Perfect murders are more common in actual life than in crime fiction—and also more highly approved, suggests this forensic study:
“How to Commit a Perfect Murder,” Mark Cooney, International Journal of Law, Crime and Justice, vol. 43, 2015, pp. 295-309. The author, at the University of Georgia, explains:
Curiously, social science has ignored the problem of the perfect murder…. Whatever the reason, the neglect is not justified as the topic harbors an important scientific question: when will people get away with murder? Moreover, the data for answering the question already exist. A large body of research conducted by criminologists, anthropologists, historians, sociologists, human rights activists and others provides a wealth of detail about the handling of real-life homicide cases across a broad range of human societies….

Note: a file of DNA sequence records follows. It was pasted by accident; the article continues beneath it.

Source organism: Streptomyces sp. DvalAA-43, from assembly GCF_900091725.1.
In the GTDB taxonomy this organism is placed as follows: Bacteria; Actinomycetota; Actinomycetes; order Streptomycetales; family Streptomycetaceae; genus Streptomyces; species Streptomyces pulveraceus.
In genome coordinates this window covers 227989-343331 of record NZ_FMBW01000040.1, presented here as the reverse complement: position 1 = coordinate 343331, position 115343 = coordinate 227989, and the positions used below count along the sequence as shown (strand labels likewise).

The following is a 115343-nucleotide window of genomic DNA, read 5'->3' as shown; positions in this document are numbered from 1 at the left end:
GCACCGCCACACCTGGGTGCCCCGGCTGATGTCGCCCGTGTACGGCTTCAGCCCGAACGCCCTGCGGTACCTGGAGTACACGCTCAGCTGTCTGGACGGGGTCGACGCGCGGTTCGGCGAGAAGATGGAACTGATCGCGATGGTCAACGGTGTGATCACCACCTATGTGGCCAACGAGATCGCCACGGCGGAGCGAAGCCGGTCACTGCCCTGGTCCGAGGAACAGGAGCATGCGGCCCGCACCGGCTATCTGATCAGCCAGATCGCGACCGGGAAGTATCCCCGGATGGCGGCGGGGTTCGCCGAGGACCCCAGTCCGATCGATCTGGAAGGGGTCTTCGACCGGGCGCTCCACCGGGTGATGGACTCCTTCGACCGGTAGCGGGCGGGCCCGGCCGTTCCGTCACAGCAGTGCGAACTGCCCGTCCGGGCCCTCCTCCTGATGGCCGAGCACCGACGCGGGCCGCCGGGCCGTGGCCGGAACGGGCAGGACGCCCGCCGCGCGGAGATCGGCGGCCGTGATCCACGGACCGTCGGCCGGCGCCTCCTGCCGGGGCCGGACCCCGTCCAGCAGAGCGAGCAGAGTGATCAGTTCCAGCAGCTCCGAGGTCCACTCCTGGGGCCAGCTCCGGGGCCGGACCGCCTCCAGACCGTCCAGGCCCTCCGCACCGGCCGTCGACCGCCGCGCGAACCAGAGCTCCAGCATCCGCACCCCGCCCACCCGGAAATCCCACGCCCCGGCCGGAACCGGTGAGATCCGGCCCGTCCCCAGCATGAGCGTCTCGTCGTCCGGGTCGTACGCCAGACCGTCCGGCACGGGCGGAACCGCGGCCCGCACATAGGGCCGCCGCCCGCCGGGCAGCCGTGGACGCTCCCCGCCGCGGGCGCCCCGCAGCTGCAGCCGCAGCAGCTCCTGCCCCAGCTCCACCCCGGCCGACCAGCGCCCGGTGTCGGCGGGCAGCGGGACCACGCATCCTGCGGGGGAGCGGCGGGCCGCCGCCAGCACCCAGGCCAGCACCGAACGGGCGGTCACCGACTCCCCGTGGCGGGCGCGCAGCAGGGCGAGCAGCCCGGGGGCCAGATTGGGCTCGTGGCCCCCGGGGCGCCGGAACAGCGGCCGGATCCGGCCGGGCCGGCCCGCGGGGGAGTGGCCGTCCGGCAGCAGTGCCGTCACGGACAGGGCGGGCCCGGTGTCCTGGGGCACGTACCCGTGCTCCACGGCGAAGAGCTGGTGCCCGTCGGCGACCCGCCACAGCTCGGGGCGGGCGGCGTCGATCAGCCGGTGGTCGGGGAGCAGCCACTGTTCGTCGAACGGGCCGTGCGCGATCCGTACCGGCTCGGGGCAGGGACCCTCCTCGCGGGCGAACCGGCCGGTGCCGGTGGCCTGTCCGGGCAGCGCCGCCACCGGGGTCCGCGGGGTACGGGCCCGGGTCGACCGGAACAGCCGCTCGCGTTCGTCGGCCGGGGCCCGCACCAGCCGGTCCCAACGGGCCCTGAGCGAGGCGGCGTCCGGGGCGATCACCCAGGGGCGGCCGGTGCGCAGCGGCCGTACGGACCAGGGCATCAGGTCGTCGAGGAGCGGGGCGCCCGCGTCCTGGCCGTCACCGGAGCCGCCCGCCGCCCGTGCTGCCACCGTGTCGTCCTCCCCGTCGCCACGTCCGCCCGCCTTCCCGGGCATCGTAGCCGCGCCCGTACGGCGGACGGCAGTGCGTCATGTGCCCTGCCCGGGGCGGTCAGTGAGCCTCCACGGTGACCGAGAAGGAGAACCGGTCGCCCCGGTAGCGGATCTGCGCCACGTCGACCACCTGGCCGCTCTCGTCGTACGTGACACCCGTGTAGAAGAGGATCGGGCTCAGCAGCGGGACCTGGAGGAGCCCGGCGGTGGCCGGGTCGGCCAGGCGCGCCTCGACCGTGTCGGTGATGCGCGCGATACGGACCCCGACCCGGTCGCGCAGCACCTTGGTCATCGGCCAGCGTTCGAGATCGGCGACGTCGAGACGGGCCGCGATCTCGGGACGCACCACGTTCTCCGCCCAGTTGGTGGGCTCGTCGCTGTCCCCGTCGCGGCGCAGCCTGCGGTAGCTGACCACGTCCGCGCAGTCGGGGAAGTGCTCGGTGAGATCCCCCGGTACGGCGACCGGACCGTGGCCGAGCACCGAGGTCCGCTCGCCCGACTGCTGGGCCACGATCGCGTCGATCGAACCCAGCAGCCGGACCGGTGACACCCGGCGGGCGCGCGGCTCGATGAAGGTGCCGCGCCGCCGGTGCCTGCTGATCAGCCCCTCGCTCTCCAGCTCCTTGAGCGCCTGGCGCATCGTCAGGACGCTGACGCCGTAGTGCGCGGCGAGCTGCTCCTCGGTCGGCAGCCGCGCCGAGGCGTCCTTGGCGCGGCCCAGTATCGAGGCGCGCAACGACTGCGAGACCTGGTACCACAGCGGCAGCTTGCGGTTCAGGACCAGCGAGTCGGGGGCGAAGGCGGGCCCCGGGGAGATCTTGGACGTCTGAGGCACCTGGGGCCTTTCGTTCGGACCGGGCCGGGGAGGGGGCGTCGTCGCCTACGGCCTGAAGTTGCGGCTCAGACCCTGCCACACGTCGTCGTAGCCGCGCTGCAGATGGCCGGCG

Fact… deviates sharply from fiction. In the real world, the perfect murder is not committed by an evil genius but by a moral agent acting in the name of the common good—fighting crime, restoring honor, eliminating enemies, protecting communities. Nor is it a mystery: the killer’s identity is publicly known, and the killing is tolerated, even applauded, by legal officials and by fellow civilians. The killer may even wear the badge of the law. In short, while the perfect murder remains a source of aesthetic fascination, it is no longer a scientific puzzle. To commit a perfect murder, the killer should:
- Be of as high status as possible.
- Select a low status victim who is, ideally, socially close as well.
- Have extensive strong partisanship and the victim none at all.
- Be significantly closer, socially, than the victim to those making the crucial decisions in the case.
Mark Cooney, the study’s author [pictured here], himself pursues the perfect analysis of the perfect crime. His web site notes: “Most of Dr. Cooney’s work employs a theoretical system known as Blackian theory or pure sociology. Deviating from conventional conceptions of reality, pure sociology [explains] human behavior without reference to what people think, feel, or want.”